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The Static Time of Chronoman | Flash Fiction

Though no one could ever seek to explain it – at least not without some understanding of the physical and metaphysical nature of the universe – magic came with certain rules of its own that, though never truly communicated, were understood by the magical community. That same community had rules, which had partway become ingrained in the fabric of existence. Everyone knew them, if they knew what was good for them.

Some people, of course, do not know what is good for them. Nor do they know that there is a magical community. They stumble upon magic like a stray twig in the grass, or – as was the case for Peter Smyth – a pair of wristbands at a car boot sale. He was twenty six, smothered by debt, obsessed with superheroes, and utterly ensnared by the idea that he had power beyond human understanding.

What he lacked in knowledge of the rules of magic or the community he made up for in dreadful enthusiasm. What he lacked in imagination, he made up for in some basic intelligence. He bounded out into the world as Chronoman, face covered, hands covered, wristbands shining with unspoken power, and oblivious to laws against vigilantism, and the utter absence of real-world superheroes.

His first act as Chronoman – capable of freezing local time for an undisclosed length of time with his magical wristbands – resulted in a bank robber remaining frozen in place for three hours after the police arrived. When his handgun shattered under the slight pressure required to remove it from the robber’s hand, he was left alone until he resumed motion, oblivious to the fact that he had been foiled.

Peter slept in the next day by six hours, thinking how he really must have needed it.

Having missed a whole morning of bank robberies, he arrived at a skyscraper in time to freeze a man halfway on his descent to the ground. The jumper remained in place for five hours while emergency services built a safety net around him. There was no opportunity to thank – or even question – Chronoman before the masked hero moved on. A speeding getaway car held up traffic on the highway for an hour, frozen in place, while police built up a barrier to stop it.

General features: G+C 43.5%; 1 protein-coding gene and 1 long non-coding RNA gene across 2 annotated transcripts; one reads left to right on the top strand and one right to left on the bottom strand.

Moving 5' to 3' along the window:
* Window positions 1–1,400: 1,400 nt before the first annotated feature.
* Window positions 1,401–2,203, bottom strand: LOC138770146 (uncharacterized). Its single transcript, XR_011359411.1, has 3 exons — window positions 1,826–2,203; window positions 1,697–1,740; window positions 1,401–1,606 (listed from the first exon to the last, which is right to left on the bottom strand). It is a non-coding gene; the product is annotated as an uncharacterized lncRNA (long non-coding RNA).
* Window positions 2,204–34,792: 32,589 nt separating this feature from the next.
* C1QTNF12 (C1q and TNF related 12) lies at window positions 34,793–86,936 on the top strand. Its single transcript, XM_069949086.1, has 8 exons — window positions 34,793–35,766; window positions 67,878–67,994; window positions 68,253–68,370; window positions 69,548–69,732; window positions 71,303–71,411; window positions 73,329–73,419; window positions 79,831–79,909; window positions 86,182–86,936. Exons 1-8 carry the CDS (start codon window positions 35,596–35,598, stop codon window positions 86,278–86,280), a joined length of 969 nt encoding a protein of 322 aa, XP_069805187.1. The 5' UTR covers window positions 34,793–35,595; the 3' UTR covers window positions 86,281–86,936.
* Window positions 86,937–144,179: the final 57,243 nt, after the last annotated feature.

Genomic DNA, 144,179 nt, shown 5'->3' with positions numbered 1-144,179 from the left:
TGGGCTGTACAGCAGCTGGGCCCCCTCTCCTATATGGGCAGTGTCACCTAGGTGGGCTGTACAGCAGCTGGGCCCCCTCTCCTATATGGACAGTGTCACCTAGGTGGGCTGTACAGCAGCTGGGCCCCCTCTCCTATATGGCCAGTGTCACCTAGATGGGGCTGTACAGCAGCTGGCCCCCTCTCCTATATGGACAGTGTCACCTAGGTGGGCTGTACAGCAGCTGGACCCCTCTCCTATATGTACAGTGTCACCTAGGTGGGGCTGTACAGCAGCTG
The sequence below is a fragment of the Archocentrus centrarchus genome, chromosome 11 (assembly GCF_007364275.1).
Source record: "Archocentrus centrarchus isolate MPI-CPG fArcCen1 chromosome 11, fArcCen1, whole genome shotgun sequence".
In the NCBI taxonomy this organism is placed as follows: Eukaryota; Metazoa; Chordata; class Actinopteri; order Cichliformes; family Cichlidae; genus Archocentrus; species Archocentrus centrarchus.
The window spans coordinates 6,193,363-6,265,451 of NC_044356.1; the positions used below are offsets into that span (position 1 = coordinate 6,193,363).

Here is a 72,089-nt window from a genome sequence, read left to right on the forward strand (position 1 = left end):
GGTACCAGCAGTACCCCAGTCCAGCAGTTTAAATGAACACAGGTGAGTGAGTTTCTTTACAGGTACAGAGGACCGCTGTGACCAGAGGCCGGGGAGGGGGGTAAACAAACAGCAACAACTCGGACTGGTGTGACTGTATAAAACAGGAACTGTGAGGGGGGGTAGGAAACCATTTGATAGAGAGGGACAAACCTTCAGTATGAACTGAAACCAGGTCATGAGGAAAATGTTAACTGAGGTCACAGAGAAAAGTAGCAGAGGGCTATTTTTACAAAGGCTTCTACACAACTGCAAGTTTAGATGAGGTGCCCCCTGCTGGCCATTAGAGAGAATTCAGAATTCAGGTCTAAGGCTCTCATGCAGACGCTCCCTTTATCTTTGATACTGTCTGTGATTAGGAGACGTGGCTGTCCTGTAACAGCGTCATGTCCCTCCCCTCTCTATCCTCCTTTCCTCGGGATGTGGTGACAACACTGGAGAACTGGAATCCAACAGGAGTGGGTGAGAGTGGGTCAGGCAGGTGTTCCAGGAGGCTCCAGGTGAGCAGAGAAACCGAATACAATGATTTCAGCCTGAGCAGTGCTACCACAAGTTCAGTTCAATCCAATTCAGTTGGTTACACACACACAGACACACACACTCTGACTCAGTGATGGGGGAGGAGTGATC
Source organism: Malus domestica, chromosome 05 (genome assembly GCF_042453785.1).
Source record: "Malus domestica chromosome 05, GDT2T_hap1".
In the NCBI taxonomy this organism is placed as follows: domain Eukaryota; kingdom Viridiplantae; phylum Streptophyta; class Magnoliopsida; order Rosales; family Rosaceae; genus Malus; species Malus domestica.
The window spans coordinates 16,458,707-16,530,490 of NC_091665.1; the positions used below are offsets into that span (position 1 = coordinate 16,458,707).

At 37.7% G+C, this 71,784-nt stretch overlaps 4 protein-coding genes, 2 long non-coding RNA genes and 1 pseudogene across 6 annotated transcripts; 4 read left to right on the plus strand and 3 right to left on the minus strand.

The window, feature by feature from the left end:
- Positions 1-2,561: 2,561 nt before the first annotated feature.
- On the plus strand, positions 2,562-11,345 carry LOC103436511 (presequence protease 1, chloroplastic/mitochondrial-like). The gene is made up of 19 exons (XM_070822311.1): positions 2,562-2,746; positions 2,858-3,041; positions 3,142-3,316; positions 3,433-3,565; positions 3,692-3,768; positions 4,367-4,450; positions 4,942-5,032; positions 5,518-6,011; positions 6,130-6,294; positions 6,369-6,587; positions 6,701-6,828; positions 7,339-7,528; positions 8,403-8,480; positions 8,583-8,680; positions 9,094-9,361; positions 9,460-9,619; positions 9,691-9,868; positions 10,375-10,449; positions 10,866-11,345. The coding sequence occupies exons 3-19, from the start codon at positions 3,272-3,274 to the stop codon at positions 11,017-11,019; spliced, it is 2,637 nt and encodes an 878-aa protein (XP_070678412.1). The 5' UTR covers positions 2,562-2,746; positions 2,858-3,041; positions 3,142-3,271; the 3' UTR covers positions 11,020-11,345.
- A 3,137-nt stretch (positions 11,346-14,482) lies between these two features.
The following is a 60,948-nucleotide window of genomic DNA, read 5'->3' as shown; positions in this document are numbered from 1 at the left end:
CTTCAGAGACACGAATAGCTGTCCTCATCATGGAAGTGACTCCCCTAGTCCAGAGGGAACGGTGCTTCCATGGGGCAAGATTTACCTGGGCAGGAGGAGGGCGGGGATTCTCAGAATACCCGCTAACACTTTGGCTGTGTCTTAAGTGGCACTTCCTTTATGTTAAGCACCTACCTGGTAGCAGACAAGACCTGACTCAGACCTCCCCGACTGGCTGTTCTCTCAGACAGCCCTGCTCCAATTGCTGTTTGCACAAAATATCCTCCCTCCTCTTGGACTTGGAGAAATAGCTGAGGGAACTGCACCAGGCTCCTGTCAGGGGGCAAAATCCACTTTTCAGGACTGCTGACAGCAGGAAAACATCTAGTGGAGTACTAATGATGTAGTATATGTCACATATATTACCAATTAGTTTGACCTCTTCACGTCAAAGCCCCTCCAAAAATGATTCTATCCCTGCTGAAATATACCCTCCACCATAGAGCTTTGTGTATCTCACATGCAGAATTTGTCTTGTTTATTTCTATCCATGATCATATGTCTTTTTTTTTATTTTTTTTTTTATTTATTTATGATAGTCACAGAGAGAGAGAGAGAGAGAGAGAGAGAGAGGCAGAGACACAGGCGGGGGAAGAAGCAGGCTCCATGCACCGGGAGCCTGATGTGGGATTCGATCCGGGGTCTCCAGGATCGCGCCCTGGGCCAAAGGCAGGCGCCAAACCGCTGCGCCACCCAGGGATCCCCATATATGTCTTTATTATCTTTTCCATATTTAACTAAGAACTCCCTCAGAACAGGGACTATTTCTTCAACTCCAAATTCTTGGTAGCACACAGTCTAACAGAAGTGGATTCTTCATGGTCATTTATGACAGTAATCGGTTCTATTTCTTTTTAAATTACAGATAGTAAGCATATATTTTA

Peter was not around to witness the police accidentally breaking the car. The whole fabric of it fell apart between the time of their arrival, and the time the magic wore off. Nor was he around to witness the jumper resuming motion. He failed to see the jumper’s velocity return, almost tearing the whole safety net down with him, just as he failed to see the two men in the getaway car return to the vehicle’s former speed instantaneously, without the protecting of the vehicle around them. The effect on their bodies could only be described as catastrophic by the six o’clock news. Both men, suddenly and impossibly travelling at a speed in excess of eighty miles per hour, were subjected to forces so strong that they would have needed a full day to recover. That is, of course, if they hadn’t smashed fatally into the barrier set up to stop the car, splattering all over a dozen policemen, three of whom were admitted to hospital for shock.

Chronoman was not seen the next day. Nor did Peter see the news. He slept the whole time – or, at least, presumed himself to have slept. He remained in bed for a grand total of twenty two hours longer than he intended, and didn’t realise he’d missed almost an entire day of his life.

In his absence, it had been decided that Chronoman was a menace to the public. Local police were on the lookout for him. As were the magical community, though this fact wasn’t shared with the media. For risking the exposure of magic to the world, a bounty had been placed on his head.

Peter’s only concern, oblivious to these two facts, was to stop the robbery on Main Street. Weapons were dropped the moment Chronoman entered the bank, leading to the immediate arrests of the robbers. Rather than celebrate, the policemen who arrived raised their handguns to Chronoman. He did not freeze. He did not understand. And so, they shot.

He had never aimed for such small targets, but he surprised himself by catching half a dozen bullets in mid-air. In a moment of panic, he also froze the policemen, and sped off on foot. He was followed, which didn’t surprise him in the slightest – though he still had no idea what was going on – and had no choice but to freeze every policeman who tried to stop him, as well as every car that came close to almost hitting him as he crossed the highway on foot, and the water in the stream so he could cross and remain dry, and a helicopter that was keeping an eye out for him. He froze a school bus full of children happily taking pictures of him for the Internet, and he froze an old woman who recognised him from the papers and had begun screaming.